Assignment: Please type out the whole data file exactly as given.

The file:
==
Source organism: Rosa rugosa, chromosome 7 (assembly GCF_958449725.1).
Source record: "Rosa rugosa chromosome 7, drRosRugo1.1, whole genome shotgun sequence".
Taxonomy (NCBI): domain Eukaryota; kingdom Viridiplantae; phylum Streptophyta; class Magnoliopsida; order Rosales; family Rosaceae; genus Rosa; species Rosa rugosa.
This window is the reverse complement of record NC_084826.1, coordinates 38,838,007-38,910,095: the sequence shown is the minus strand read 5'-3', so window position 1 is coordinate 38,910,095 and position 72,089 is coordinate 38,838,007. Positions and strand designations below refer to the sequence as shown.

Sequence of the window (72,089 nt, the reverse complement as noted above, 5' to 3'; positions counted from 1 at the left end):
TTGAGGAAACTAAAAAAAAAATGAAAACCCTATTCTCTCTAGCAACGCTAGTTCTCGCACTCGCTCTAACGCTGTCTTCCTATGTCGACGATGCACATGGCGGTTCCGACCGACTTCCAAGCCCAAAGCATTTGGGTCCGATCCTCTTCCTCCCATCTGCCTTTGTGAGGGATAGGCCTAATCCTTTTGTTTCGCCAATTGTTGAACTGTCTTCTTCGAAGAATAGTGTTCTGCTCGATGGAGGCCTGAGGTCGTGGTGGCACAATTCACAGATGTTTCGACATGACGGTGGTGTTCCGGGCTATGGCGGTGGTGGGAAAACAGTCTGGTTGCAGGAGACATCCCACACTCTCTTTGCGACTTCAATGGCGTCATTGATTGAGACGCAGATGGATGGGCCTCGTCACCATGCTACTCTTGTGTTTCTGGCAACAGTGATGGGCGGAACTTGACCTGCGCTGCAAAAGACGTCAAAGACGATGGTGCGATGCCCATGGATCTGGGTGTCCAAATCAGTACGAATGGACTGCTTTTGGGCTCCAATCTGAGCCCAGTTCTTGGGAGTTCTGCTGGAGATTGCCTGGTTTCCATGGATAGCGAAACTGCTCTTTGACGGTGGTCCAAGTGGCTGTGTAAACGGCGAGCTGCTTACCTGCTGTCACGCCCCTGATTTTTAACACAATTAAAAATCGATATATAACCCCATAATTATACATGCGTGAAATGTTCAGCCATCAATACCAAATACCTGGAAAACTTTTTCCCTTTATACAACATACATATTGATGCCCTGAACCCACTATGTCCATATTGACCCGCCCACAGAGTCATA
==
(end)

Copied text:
Source organism: Rosa rugosa, chromosome 7 (assembly GCF_958449725.1).
Source record: "Rosa rugosa chromosome 7, drRosRugo1.1, whole genome shotgun sequence".
Taxonomy (NCBI): domain Eukaryota; kingdom Viridiplantae; phylum Streptophyta; class Magnoliopsida; order Rosales; family Rosaceae; genus Rosa; species Rosa rugosa.
This window is the reverse complement of record NC_084826.1, coordinates 38,838,007-38,910,095: the sequence shown is the minus strand read 5'-3', so window position 1 is coordinate 38,910,095 and position 72,089 is coordinate 38,838,007. Positions and strand designations below refer to the sequence as shown.

Sequence of the window (72,089 nt, the reverse complement as noted above, 5' to 3'; positions counted from 1 at the left end):
TTGAGGAAACTAAAAAAAAAATGAAAACCCTATTCTCTCTAGCAACGCTAGTTCTCGCACTCGCTCTAACGCTGTCTTCCTATGTCGACGATGCACATGGCGGTTCCGACCGACTTCCAAGCCCAAAGCATTTGGGTCCGATCCTCTTCCTCCCATCTGCCTTTGTGAGGGATAGGCCTAATCCTTTTGTTTCGCCAATTGTTGAACTGTCTTCTTCGAAGAATAGTGTTCTGCTCGATGGAGGCCTGAGGTCGTGGTGGCACAATTCACAGATGTTTCGACATGACGGTGGTGTTCCGGGCTATGGCGGTGGTGGGAAAACAGTCTGGTTGCAGGAGACATCCCACACTCTCTTTGCGACTTCAATGGCGTCATTGATTGAGACGCAGATGGATGGGCCTCGTCACCATGCTACTCTTGTGTTTCTGGCAACAGTGATGGGCGGAACTTGACCTGCGCTGCAAAAGACGTCAAAGACGATGGTGCGATGCCCATGGATCTGGGTGTCCAAATCAGTACGAATGGACTGCTTTTGGGCTCCAATCTGAGCCCAGTTCTTGGGAGTTCTGCTGGAGATTGCCTGGTTTCCATGGATAGCGAAACTGCTCTTTGACGGTGGTCCAAGTGGCTGTGTAAACGGCGAGCTGCTTACCTGCTGTCACGCCCCTGATTTTTAACACAATTAAAAATCGATATATAACCCCATAATTATACATGCGTGAAATGTTCAGCCATCAATACCAAATACCTGGAAAACTTTTTCCCTTTATACAACATACATATTGATGCCCTGAACCCACTATGTCCATATTGACCCGCCCACAGAGTCATA